Den Outer RW, Vooren AP (1980) Bark anatomy of some Sarcolaenaceae and Rhopalocarpaceae and their systematic position. Meded Land Wagen 81:1–15Google Scholar
  41. 41.
    Gaydou EM, Ramanoelina AR (1993) A survey of the Sarcolaenaceae for cyclopropene fatty acids. Phytochemistry 22:1725–1728CrossRefGoogle Scholar
  42. 42.
    Maguire B, Ashton PS (1977) Systematic, geography and phyletic considerations. Taxon 26:343–368CrossRefGoogle Scholar
  43. 43.
    Dickison WC (1988) Xylem anatomy of Diegodendron humbertii. IAWA Bull NS 9:332–336Google Scholar
  44. 44.
    Horn JW (2004) The morphology and relationships of the Sphaerosepalaceae (Malvales). Bot J Linn Soc 144:1–40CrossRefGoogle Scholar
  45. 45.
    Beaumont AJB (2010) Systematic studies in Gnidia L. (Thymelaeaceae). Ph.D. Thesis, University of Kwazulu-Natal, South AfricaGoogle Scholar
  46. 46.
    Van der Bank M, Fay MF, Chase MW (2002) Molecular phylogenetics of Thymelaeaceae with particular reference to African and Australian genera. Taxon 51:329–339CrossRefGoogle Scholar
  47. 47.
    Herbet BE (2003) Thymelaeaceae. In: Kubitzki K, Bayer C (eds) The families and genera of vascular plants. Dicotyledons. Malvales, Capparales, and non-betalain Caryophyllales. Springer, Berlin, pp 373–396Google Scholar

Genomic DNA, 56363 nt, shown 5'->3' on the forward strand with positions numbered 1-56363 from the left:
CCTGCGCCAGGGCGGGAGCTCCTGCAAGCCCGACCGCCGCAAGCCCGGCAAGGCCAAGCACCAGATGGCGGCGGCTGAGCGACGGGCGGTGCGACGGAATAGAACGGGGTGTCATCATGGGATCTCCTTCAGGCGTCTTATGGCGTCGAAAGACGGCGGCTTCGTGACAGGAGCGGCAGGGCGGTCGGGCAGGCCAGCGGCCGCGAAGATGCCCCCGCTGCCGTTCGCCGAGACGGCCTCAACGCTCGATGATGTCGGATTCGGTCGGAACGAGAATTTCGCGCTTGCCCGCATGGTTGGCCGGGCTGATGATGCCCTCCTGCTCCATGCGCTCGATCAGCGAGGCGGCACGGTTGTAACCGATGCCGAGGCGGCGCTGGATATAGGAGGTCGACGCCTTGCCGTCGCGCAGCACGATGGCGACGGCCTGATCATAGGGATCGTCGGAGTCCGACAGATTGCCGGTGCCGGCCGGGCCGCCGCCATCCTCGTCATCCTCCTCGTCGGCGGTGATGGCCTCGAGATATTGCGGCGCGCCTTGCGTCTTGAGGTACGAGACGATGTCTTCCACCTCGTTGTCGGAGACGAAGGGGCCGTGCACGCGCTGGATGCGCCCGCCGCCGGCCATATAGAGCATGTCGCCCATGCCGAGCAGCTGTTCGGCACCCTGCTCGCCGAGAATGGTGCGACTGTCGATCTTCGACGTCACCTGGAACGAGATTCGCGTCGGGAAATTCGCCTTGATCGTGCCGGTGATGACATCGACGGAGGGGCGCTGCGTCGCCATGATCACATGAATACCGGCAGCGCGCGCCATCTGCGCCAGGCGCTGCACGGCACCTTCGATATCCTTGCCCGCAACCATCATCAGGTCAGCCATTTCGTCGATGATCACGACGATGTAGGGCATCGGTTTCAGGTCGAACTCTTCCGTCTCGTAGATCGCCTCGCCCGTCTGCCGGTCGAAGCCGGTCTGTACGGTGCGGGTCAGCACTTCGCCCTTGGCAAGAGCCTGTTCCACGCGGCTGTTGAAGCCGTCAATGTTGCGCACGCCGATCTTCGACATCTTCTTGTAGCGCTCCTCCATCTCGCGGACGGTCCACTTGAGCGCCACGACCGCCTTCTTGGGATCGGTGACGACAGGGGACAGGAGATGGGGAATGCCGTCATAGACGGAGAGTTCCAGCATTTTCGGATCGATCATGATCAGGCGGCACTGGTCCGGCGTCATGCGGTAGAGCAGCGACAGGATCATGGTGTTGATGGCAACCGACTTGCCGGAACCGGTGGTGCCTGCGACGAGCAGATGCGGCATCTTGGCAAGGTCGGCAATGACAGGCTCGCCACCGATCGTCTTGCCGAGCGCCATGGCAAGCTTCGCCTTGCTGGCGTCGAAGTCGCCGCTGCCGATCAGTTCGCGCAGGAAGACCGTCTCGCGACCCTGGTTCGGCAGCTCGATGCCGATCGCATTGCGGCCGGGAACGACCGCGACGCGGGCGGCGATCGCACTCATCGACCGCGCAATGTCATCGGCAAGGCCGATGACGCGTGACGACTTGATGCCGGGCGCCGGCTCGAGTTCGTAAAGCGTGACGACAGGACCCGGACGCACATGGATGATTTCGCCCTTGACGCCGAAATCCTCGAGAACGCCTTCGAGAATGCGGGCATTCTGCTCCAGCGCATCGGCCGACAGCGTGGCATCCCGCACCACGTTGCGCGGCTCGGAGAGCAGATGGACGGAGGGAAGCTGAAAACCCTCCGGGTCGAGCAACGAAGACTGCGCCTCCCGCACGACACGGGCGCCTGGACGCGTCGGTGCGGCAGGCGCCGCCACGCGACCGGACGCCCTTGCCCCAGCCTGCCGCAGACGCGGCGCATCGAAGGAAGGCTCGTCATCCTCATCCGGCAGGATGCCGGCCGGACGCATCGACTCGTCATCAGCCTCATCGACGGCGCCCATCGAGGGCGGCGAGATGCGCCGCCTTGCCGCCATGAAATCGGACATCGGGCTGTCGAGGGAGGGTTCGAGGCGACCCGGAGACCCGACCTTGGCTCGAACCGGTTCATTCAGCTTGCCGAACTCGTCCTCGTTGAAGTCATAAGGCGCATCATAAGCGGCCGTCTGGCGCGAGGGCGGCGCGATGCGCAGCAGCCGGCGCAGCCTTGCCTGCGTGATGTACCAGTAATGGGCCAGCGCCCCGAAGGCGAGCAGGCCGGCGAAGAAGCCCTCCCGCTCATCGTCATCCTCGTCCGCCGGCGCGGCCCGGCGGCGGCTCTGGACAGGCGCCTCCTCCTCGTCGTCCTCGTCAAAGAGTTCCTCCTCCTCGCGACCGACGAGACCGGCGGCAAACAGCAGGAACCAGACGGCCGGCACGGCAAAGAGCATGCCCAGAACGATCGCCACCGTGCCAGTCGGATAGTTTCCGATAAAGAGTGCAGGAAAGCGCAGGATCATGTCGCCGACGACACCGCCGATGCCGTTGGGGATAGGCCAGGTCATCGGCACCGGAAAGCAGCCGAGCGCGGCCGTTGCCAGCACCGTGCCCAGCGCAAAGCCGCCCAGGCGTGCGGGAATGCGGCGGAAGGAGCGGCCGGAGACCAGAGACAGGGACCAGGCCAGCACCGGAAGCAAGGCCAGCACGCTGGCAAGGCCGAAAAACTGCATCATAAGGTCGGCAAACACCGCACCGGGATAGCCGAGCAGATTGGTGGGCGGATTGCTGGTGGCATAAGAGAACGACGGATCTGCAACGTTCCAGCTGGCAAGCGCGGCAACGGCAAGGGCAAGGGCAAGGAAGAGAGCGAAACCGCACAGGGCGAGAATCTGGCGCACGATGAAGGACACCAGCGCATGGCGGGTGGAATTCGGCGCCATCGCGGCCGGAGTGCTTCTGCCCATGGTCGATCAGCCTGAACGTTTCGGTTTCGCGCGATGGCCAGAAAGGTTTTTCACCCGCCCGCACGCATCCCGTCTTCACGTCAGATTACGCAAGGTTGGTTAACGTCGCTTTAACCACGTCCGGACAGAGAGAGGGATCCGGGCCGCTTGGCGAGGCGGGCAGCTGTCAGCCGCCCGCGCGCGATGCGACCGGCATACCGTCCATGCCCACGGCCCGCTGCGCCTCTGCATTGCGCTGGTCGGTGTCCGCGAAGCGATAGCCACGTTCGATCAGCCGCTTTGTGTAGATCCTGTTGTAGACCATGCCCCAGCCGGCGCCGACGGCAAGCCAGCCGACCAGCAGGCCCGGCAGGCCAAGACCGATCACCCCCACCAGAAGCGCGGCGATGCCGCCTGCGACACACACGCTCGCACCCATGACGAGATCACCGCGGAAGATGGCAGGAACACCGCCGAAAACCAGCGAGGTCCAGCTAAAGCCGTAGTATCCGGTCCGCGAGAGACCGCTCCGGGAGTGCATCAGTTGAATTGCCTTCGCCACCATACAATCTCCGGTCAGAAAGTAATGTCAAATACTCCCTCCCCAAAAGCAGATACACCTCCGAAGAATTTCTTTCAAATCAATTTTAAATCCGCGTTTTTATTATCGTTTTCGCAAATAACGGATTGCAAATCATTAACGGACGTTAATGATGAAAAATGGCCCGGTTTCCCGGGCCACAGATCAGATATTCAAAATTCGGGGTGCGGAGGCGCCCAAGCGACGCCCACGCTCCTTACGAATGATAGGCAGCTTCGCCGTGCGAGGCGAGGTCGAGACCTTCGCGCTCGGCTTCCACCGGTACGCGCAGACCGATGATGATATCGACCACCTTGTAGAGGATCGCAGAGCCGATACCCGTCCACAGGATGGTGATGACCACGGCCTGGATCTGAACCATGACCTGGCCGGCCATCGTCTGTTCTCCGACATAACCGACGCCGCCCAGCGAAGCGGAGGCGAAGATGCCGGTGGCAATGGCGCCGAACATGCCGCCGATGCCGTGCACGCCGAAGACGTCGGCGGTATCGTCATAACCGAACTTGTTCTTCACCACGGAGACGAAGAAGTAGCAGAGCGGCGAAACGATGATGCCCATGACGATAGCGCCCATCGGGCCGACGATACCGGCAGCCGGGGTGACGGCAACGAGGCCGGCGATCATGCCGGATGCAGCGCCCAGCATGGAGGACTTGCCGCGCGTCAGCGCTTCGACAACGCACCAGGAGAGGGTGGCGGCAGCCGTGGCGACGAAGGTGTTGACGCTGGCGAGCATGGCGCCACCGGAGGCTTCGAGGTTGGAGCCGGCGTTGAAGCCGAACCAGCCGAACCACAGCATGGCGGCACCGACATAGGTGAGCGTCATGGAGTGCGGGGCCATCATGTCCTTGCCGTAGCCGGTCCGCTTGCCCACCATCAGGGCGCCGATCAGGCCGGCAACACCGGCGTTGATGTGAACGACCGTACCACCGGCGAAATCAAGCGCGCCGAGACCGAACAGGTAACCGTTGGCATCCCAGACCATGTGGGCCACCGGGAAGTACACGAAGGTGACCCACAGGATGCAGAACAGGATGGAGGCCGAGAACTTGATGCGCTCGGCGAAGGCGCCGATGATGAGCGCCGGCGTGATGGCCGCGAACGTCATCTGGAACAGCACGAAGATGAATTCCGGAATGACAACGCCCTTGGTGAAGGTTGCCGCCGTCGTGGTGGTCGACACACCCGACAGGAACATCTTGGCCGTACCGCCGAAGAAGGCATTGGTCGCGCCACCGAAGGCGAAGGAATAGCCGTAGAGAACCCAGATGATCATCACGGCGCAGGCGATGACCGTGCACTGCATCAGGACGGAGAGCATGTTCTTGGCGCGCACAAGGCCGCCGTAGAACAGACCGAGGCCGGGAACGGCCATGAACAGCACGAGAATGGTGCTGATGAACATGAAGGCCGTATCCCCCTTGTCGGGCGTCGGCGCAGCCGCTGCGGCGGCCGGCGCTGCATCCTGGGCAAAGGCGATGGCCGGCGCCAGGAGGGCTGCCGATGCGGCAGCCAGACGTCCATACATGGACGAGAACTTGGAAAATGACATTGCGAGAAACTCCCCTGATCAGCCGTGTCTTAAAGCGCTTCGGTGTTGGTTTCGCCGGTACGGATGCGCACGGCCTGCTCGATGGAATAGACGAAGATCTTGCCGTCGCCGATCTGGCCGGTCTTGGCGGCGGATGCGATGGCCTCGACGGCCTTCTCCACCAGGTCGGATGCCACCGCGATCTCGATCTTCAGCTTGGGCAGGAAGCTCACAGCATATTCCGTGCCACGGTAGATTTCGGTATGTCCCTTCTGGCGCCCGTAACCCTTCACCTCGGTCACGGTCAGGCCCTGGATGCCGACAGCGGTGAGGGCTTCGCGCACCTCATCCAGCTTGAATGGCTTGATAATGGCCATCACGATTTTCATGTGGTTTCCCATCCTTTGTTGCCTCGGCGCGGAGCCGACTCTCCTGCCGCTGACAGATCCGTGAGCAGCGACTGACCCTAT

48. 48.
    Corner EJH (1976) The seeds of dicotyledons, vol 1 & 2. Cambridge University Press, CambridgeGoogle Scholar
  49. 49.
    Domke W (1934) Unterschungen über die systematische und geographische Gliederung der Thymelaeaceen nebst einer Neubeschreibung ihrer Gattungen. Bibl Bot 111:1–151Google Scholar
  50. 50.
    Soltis DE, Gitzendanner MA, Soltis PS (2007) A 567-taxon data set for angiosperms: the challenges posed by Bayesian analyses of large data sets. Int J Plant Sci 168:137–157CrossRefGoogle Scholar
  51. 51.
    Wurdack KJ, Horn JW (2001) A re-evaluation of the affinities of the Tepuianthaceae: molecular and morphological evidence for placement in Malvales. Botany 2001:151 (abstract)Google Scholar
  52. 52.
    Vogel S (2000) The floral nectaries of Malvaceae sensu lato. A conspectus. Kurtziana 28:155–171Google Scholar
  53. 53.
    Alverson WS, Whitlock BA, Nyffeler R et al (1999) Phylogeny of the core Malvales: evidence from ndhF sequence data. Am J Bot 86:1474–1486PubMedCrossRefGoogle Scholar
  54. 54.
    Bayer C (1998) Synflorescences of Malvaceae. Nord J Bot 18:335–338CrossRefGoogle Scholar
  55. 55.
    Bayer C (1999) The bicolor unit—homology and transformation of an inflorescence structure unique to core Malvales. Plant Syst Evol 214:187–198CrossRefGoogle Scholar